Update: This post has been updated to reflect that the kits being distributed are specimen collection kits. Not at-home tests.
A project funded by the Gates Foundation will soon begin issuing at-home specimen collection kits for the novel coronavirus, COVID-19, according to a report in the Seattle Times.
The study, based on a nose swab, should be able to return results in up to two days and will be shared with health officials who can then notify people who test positive. Individuals who have been infected will then be encouraged to answer an online questionnaire to give health officials information about their movements so that those officials can identify and notify other people who may need to be tested or quarantined, according to the Seattle Times report.
“Although there’s a lot to be worked out, this has enormous potential to turn the tide of the epidemic,” Scott Dowell, who leads the coronavirus response effort from the Bill & Melinda Gates Foundation told the Seattle Times.
There’s no clear timeline for the project’s launch as the Foundation looks to finalize the supporting software and draft a final questionnaire for people who request the tests. The Foundation estimates that it could run up to 400 tests per day, according to Dowell.
The Gates Foundation isn’t the only entity moving quickly to develop at home test kits. In a Twitter thread on Saturday, serial healthcare entrepreneur Jonathan Rothenberg outlined a similar approach, and he is apparently now in discussions with a manufacturer on how to bring it to market.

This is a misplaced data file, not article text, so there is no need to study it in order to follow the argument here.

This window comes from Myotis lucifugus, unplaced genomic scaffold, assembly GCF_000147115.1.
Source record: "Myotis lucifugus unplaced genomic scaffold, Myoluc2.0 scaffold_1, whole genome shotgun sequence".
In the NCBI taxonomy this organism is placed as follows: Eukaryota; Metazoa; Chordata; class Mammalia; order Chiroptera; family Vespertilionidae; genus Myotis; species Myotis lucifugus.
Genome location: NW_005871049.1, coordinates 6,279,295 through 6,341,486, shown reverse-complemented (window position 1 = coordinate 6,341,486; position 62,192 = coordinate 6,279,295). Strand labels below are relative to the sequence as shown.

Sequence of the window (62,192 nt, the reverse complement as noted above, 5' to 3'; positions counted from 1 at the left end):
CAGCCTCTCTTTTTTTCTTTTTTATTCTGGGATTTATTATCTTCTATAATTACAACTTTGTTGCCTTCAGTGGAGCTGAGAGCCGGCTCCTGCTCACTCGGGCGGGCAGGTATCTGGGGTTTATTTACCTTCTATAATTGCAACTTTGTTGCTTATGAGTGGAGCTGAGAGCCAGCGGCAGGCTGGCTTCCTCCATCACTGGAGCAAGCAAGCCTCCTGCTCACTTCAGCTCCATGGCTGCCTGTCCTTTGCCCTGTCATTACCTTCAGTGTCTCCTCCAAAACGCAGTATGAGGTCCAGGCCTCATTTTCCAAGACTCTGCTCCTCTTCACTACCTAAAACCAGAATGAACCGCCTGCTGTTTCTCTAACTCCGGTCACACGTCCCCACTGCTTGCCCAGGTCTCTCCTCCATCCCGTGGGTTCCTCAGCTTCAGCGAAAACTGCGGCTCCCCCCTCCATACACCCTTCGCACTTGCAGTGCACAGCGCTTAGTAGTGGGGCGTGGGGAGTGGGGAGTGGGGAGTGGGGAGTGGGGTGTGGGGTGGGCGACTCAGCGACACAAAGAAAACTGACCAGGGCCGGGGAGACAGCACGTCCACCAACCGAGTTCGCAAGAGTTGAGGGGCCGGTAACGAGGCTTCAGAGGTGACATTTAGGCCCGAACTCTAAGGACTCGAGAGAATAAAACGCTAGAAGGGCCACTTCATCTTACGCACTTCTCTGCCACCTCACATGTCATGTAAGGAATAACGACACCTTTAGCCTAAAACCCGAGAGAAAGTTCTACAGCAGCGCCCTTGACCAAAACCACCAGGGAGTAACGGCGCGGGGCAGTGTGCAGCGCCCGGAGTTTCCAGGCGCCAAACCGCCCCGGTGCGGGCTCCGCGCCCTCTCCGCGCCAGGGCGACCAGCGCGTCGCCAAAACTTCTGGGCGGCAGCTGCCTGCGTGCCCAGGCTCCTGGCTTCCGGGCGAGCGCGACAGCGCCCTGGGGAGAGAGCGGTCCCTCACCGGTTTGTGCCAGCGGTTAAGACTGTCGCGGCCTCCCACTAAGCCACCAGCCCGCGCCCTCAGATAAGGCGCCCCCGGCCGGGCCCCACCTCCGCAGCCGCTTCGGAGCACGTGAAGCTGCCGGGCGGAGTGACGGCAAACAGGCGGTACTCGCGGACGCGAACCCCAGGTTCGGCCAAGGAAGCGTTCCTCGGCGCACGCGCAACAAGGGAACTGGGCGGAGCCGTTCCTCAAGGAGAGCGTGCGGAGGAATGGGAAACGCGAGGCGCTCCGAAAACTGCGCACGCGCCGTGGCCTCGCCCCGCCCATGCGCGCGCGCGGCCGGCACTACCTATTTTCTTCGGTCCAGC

Seattle and the surrounding area has been the epicenter for the coronavirus outbreak in the U.S. The state has confirmed 71 cases and 15 deaths from the disease as of Saturday. At least one health expert estimates that Seattle could have as many as 600 cases, based on computational modeling.
“One of the most important things from our perspective, having watched and worked on this in other parts of the world, is the identification of people who are positive for the virus, so they can be safely isolated and cared for, and the identification of their contacts, who can then be quarantined,” Dowell told the Seattle Times.
The project to do develop at-home testing evolved from a two-year-old research project from the University of Washington that was intended to track the spread of diseases like influenza, according to the Times reporting.
All told, the Gates Foundation has poured about $20 million into the effort. The foundation has also committed $5 million to the local response efforts to combat the disease in the area, including the expansion of testing and analysis.